Scientists have proved Aesop’s fable riddle in which a crow drop stones into water to raise the water level to reach a reward.
The New Caledonian crows studied have an understanding level which would rival a 5 to 7-year-old child, according to New Zealand research.
The study is published in the open access journal PLOS ONE by Sarah Jelbert from the University of Auckland and colleagues.
Crows are known for their intelligence and innovation. They also make tools such as prodding sticks and hooks.
Six wild crows were tested after a brief training period for six experiments. These tasks did not test insightful problem solving but were directed at the birds’ understanding of volume displacement.
Crows completed 4 of 6 water displacement tasks including preferentially dropping stones into a water-filled tube instead of a sand-filled tube, dropping sinking objects rather than floating objects, using solid objects rather than hollow objects, and dropping objects into a tube with a high water level rather than a low one.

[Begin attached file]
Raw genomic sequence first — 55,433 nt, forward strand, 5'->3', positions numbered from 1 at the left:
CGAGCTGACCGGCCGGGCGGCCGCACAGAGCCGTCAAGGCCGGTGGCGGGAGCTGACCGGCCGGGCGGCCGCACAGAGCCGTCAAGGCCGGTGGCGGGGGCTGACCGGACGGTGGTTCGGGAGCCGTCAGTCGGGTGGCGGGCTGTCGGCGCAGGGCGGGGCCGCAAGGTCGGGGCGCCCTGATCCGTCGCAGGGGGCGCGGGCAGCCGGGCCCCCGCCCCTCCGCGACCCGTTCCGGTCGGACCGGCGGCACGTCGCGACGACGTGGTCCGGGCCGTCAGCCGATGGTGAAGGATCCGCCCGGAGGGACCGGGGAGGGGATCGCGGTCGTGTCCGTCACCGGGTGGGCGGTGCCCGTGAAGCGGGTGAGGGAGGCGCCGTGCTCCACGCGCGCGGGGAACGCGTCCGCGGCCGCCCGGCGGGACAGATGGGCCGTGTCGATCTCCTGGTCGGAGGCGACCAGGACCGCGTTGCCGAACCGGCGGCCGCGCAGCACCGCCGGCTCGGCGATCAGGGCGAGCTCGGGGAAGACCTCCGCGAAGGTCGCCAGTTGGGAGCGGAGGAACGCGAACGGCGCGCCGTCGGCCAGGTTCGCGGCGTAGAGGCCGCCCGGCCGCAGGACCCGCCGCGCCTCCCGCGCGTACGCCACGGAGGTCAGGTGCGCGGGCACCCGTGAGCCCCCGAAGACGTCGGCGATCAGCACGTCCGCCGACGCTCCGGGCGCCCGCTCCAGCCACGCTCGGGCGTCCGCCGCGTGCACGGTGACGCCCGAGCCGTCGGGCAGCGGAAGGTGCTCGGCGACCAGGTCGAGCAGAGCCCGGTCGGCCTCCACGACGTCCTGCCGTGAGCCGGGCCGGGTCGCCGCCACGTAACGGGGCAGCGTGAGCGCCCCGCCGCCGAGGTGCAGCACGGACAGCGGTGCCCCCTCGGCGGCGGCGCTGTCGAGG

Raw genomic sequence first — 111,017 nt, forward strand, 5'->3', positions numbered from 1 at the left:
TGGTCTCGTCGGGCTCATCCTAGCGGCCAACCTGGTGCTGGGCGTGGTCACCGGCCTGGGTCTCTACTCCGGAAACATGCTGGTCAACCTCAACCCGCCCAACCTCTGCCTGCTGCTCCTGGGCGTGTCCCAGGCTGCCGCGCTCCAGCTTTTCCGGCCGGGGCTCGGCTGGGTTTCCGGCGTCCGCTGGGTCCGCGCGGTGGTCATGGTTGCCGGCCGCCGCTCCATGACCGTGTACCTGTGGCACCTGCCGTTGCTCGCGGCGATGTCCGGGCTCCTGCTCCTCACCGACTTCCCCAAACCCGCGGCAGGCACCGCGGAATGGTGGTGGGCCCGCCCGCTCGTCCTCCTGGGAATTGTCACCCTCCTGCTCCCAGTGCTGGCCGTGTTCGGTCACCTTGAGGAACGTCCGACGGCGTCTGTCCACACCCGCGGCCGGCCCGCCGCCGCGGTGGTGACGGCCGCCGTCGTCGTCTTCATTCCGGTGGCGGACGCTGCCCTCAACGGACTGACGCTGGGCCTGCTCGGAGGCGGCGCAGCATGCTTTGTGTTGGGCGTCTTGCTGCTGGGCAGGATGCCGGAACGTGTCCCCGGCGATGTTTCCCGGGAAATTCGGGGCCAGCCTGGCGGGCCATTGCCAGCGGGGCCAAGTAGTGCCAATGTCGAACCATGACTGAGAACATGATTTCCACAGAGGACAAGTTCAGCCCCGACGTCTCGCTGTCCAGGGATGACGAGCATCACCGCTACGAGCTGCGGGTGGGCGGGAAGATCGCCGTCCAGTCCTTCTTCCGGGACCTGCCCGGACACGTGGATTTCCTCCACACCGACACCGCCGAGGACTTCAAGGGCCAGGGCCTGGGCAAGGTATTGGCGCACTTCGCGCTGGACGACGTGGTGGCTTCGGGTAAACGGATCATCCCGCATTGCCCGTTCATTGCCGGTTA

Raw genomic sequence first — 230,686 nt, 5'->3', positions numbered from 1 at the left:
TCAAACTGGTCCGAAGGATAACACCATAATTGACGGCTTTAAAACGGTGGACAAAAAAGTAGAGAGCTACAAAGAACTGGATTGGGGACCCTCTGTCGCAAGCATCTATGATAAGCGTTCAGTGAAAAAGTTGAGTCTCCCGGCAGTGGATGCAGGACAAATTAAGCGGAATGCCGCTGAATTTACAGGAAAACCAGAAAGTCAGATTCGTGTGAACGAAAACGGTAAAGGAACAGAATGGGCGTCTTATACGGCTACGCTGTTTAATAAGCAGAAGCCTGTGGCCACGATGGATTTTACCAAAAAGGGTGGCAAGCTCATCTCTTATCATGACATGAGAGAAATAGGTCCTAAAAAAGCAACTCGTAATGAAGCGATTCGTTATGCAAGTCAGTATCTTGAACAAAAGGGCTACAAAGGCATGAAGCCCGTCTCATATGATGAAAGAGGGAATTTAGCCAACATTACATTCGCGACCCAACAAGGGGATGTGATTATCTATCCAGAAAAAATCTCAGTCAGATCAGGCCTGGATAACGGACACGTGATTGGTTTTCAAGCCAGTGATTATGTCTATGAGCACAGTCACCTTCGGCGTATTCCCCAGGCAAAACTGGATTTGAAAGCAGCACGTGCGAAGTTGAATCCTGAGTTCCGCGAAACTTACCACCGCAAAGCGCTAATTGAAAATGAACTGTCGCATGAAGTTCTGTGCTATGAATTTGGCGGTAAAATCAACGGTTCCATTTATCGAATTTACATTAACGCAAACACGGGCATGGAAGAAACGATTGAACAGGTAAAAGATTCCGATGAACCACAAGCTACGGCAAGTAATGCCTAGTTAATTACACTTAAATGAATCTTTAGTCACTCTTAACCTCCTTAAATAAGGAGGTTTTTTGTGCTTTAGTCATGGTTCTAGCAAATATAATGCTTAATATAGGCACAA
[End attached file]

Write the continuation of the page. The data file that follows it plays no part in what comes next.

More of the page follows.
However, they failed two more challenging tasks, one which required understanding of the width of the tube and one that required understanding of counter-intuitive cues for a U-shaped displacement task.
According to the authors, results indicate crows may possess a sophisticated but incomplete understanding of the causal properties of volume displacement, rivalling that of 5 to 7-year-old children.
Sarah Jelbert says: “These results are striking as they highlight both the strengths and limits of the crows’ understanding. In particular, the crows all failed a task which violated normal causal rules, but they could pass the other tasks, which suggests they were using some level of causal understanding when they were successful.”
Here’s the video:
Video by Sarah Jelbert
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